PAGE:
On Reflection

It's hard to believe that it's barely been three days since the only story in town broke. It already seems like weeks, but the dust has barely settled.

The best moment I've had over the last few days was reading on Cricinfo yesterday - while loitering around Horse Guards Parade, of all places - that the ICC has scope for leniency when it comes to the imposition of suspensions for activities such as 'spot-fixing', and that, should it come to it, they'll be able to take into account Mohammad Amir's youth and possible naivete, which may mean that he could end up with a ban of 'only' five years rather than something much longer. Immediately after the event I got caught up in the prevailing mood which seemed to be suggesting that a life ban was the only acceptable outcome, and the thought of that happening to Amir was starting to genuinely upset me.

So, the future may not be quite as bleak for Amir as it may seem. Or, then again, it might.

Salman Butt and Mohammad Asif appear different. They've been around for long enough to really know the implications of what they were doing, and for all my deep admiration for Asif's bowling, if it's shown that they were complicit in this I'll be happy to see them both out of the game for good.


Dean @ Cricket Betting Blog said...

Shane Watson said something along the lines of this, that he believed Amir was young and naive, he also used the word 'innocent' which I don't believe he meant.

I did think at first that there cannot be any excuse for this, and the fact that someone is a young prospect isn't a reason to show him leniency.

But when I thought about it more, Amir has only been in the side a few months. Would that be long enough to form a relationship of his own fruition with these dodgy individuals?

It is more than likely that this situation was impossed on him. It dosen't excuse it, but if it is proved that it was, then surely Amir's case should be given some special consideration.

What is a youngster supposed to do when his captain and a senior bowler are (alledgedly) signed up to this? And put pressure on him to become involved? If this is what happened, it would be putting him in an almost impossible situation.

It would have been a big call for him to say he wanted no part in it, and then what would he be supposed to do? Grass them up?

As for Asif, he's had enough chances in the past. If my memory serves me right he is not welcome in Dubai any more because of incidents with drugs. And I would say at a guess that Abu Dhabi and the rest of UAE wouldn't want him either. Which means he can't play in their series over there later this year.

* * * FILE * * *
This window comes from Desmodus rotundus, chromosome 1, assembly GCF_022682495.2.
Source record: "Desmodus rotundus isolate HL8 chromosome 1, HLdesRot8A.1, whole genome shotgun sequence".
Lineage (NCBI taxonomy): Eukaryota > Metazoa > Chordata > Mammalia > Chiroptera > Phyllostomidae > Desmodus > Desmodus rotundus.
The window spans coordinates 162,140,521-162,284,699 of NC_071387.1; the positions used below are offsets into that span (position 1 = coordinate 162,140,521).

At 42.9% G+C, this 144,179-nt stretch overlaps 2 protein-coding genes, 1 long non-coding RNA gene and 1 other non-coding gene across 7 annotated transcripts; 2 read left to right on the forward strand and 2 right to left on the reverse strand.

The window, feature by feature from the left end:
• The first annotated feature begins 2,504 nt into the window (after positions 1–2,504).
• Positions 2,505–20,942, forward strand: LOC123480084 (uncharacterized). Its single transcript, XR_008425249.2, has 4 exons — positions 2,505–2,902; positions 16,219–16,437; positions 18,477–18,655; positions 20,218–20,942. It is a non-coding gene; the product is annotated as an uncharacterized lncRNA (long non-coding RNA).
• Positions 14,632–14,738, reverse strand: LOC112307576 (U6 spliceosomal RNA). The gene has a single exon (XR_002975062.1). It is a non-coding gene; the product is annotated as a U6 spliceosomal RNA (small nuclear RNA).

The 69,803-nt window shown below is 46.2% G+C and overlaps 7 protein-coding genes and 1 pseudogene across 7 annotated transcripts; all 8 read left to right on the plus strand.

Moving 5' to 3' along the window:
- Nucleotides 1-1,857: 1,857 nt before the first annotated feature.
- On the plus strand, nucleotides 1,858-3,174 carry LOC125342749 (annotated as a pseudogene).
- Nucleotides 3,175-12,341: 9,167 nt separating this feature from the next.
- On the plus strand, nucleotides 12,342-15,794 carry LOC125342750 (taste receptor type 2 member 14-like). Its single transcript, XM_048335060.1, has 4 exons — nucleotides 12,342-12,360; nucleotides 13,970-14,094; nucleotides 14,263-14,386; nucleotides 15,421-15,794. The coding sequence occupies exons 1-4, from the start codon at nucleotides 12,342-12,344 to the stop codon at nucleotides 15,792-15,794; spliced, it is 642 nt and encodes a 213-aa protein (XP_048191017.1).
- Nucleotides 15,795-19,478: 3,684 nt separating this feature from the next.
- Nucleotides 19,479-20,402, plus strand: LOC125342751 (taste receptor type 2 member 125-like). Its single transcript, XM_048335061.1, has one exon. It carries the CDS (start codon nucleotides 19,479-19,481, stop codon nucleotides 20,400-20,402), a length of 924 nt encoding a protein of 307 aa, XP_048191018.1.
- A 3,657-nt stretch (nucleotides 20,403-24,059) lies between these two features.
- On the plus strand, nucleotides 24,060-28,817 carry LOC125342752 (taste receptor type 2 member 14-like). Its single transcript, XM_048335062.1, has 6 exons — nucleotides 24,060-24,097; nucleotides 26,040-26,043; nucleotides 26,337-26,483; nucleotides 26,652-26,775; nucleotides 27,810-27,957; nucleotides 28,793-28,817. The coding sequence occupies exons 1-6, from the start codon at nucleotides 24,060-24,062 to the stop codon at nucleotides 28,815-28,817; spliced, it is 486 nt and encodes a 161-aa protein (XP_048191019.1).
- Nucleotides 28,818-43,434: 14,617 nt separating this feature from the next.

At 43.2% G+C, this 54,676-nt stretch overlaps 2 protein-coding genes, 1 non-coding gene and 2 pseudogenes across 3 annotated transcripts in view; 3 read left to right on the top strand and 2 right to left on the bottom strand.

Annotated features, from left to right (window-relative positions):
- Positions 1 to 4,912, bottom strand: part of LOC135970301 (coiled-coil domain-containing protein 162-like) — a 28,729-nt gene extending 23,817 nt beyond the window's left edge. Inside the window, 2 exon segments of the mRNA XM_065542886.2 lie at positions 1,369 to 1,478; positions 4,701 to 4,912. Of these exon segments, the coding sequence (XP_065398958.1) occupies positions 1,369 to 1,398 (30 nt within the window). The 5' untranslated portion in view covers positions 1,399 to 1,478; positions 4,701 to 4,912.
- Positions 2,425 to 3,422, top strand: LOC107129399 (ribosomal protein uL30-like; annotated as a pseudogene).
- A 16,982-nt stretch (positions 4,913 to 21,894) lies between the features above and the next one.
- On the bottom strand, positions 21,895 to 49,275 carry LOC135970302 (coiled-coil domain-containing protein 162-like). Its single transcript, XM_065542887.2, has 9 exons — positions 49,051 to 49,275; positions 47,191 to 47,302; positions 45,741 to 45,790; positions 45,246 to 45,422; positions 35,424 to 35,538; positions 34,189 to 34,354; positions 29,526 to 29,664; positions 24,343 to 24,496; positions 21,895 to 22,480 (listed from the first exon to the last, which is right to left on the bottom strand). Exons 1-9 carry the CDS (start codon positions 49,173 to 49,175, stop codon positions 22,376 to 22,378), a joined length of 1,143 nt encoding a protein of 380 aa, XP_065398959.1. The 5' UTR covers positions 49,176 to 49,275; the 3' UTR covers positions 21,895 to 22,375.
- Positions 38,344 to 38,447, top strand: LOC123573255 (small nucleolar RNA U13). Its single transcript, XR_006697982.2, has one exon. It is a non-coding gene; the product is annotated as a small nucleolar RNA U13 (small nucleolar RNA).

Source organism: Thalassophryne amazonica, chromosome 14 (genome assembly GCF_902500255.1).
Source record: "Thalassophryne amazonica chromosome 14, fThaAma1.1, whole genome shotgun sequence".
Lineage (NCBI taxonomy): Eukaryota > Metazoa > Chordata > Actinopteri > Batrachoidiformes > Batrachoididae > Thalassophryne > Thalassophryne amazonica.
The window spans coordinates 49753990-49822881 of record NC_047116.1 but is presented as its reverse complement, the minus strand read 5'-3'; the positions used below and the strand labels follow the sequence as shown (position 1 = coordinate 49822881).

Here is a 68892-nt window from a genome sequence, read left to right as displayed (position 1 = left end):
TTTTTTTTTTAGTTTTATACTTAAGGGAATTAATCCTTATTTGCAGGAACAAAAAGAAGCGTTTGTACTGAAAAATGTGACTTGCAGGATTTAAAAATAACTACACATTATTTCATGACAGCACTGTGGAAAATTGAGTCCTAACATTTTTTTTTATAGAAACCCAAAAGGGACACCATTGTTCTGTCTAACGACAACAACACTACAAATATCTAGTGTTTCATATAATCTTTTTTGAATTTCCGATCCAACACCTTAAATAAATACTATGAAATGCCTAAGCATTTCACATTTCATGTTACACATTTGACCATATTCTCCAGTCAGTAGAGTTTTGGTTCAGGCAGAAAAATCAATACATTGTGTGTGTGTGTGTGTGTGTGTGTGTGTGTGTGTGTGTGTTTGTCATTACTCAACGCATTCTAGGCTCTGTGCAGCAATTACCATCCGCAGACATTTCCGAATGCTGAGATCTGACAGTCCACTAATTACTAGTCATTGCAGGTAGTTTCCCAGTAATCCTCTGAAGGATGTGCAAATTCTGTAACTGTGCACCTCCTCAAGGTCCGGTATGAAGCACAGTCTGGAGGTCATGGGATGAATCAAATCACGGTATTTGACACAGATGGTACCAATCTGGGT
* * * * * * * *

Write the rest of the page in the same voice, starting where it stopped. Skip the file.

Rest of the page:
What is the use in persisting with him any more?

As for Salman Butt, after all the positive plaudits he received, it is a massive disappointment to see him alledgedly involved as well

Brian Carpenter said...

It'll be interesting - to put it mildly - to see how it all turns out. While nobody's in the habit of pleading guilty to this sort of thing, it'd be interesting to see how they explain away the evidence.

The alleged involvement of Butt is suprising and disappointing. Geoff Lawson said in the Sydney Morning Herald that he'd be surprised because of what he knows about Butt's character, but he may well be wrong.

It'll also be interesting to see whether any evidence emerges about splits in the camp between 'fixers' and 'non-fixers'. While walking back to our hotel at the end of Saturday's play I mentioned to the friend I was with that I wouldn't be surprised if something had gone on in the dressing room as they seemed so demoralised. You may have seen that I drew attention to Mohammad Yousuf, who looked a shadow of the player he was at The Oval. Had he just heard what was going on and, as the oldest player in the side with the longest career, thought 'here we go again'?

Dean @ Cricket Betting Blog said...

Hi Brian,

With the news that a 4th player has been arrested and that a player has been on the radar of ICC for a month or so now, I wonder if this may have something to do with the captaincy of the Sydney test match?

After this weeks revalations that test match looks worse than ever now. I remember at the time hearing Ian Chappell questioning the tactics of the Pakistan team, and in particular the captaincy, in fact he slaughtered it.

Even if he wasn't involved, as captain at the time Mohammad Yousuf must be now be under serious scrutiny, that may well be a big part of the reason why he cut the figure you described.

He may be innocent, and I hope he is, but if the game was thrown, he is going to get dragged into things.

Brian Carpenter said...

Thanks, Dean, and sorry for the delay in replying. It's obvious that a number of past games will come under scrutiny now, and Sydney's bound to be one of the main ones.

You have to doubt whether the authorities will be able to get to the bottom of it, though, unless someone decides to come clean, admit to everything and voluntarily end their career in the process. Not very likely.

Dean @ Cricket Betting Blog said...

Very true Brian. If a wall of silence goes up then it will be hard to prove much.

From what we have seen so far it would appear no one looks likely to hold their hands up to this one either.

I see John Higgins got found not guilty of match fixing or attempting to fix a match in the snooker, this just goes to show how hard these things are to prove.

And apparently the video that NOTW released to the public of Higgins was edited, and the full video was shown at his hearing.

It makes you wonder, is it really hard to prove it? Or is the edited video we get shown misleading and that when the true story emerges it paints a very different picture to the one that NOTW portrays publicly?

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